Eczema and psoriasis are both relatively prevalent chronic conditions that affect the skin, resulting in considerable irritation and discomfort. Both conditions stem from a faulty immune system response and are similar in regards to their symptoms and how they are treated, but nonetheless, eczema and psoriasis differ in some key aspects.
Psoriasis affects the production of skin cells, whereas eczema is associated with a heightened sensitivity to environmental triggers.
Eczema and Psoriasis Causes
Scientists assert that eczema and psoriasis are both a result of an irregularity of immune system function. The root cause of eczema is still relatively unidentified, but researchers have a pretty solid understanding of the immune system response that leads to the development of psoriasis.
In people with psoriasis, a class of white blood cells known as T cells falsely strikes against the skin, setting in motion an action that expands blood vessels and targets more white blood cells. This irregular immune response then leads to an overproduction of skin cells, leading to flaky buildups of dead skin cells.
Eczema and Psoriasis Symptoms
Psoriasis can present itself in any part of the body such as the scalp, hands, and feet. Similarly, eczema can affect any part of the body, but it most commonly appears on the face, hands, arms, feet arms, the folds of the elbows and knees, and chest.
Typical psoriasis patches appear red, thick, and flaky. When psoriasis forms on the nails, they usually begin to appear jagged and indented. Furthermore, some individuals with psoriasis are more prone to a particular type of arthritis.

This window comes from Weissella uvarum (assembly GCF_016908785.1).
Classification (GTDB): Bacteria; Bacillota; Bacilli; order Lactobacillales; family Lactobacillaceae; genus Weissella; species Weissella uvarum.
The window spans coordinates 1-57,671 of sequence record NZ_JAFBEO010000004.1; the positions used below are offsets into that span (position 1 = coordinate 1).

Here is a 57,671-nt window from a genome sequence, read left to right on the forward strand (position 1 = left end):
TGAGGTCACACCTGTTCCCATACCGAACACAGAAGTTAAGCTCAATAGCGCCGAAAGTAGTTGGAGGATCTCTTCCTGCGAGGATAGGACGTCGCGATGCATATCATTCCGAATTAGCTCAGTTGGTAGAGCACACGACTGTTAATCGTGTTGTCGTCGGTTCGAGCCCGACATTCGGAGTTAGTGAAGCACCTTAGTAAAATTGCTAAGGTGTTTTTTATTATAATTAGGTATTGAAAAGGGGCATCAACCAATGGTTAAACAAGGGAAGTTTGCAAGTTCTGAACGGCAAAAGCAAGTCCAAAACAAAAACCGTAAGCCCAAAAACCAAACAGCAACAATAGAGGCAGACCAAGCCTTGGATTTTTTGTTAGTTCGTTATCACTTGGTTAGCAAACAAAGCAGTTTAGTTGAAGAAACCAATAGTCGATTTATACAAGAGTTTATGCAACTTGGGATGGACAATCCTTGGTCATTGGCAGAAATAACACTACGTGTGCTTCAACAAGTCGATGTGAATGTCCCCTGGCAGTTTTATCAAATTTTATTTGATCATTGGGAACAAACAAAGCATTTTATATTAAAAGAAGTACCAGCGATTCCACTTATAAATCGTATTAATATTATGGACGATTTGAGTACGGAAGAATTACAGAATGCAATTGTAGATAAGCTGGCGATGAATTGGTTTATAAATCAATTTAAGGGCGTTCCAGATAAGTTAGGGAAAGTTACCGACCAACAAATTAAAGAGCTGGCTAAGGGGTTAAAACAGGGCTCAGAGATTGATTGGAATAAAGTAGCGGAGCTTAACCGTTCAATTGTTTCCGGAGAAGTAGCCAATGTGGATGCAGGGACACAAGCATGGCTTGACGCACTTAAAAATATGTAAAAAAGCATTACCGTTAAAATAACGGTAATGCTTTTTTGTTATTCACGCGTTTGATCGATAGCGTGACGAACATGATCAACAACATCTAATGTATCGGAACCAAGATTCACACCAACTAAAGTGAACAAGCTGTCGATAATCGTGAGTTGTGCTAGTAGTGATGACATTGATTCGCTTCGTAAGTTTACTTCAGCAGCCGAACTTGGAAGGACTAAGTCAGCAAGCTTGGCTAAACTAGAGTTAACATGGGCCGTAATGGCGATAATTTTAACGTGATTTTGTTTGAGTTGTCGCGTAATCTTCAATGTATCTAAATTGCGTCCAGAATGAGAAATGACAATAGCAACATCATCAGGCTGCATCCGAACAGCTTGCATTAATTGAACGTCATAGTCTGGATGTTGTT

People with eczema typically also suffer from asthma or allergies. Eczema patches are red, flaky, raised, and itchy and can also become pus-filled at times. Itching is common in psoriasis as well, but the eczema itch is usually much more persistent and severe than psoriasis, usually worsening at nighttime. Scratching worsens eczema rashes and can potentially lead to more inflammation and even infections.
Eczema is more common among infants or children under the age of 2. Over 80% of eczema patients develop the disease while under the age of 5, and the development of eczema in individuals aged 30 and over is rare. Many children outgrow eczema by the time they reach adulthood, but nearly half of eczema patients continue to experience symptoms as adults. Unlike eczema, psoriasis mainly afflicts adults and is typically not triggered by environmental factors.
Psoriasis and Eczema Triggers
The most common psoriasis triggers include physical trauma to the skin, infections, use of certain medications, alcohol abuse, and smoking. Eczema, however, is typically brought on or worsened by contact with environmental triggers such as allergens like dust mite and irritants such as harsh soaps and rough clothing items.
Psoriasis and Eczema Treatment Options
The use of corticosteroid medications is common in treating both eczema and psoriasis. Phototherapy can also relieve symptoms and improve the appearance of the skin. Antihistamines can be used to relieve the symptoms of irritation and itching caused by eczema, but they are not effective in treating psoriasis. In treating psoriasis, the most common treatment methods include the use of calcipotriene (synthetic vitamin D) and retinoid ointments that slow down the growth of new skin cells.
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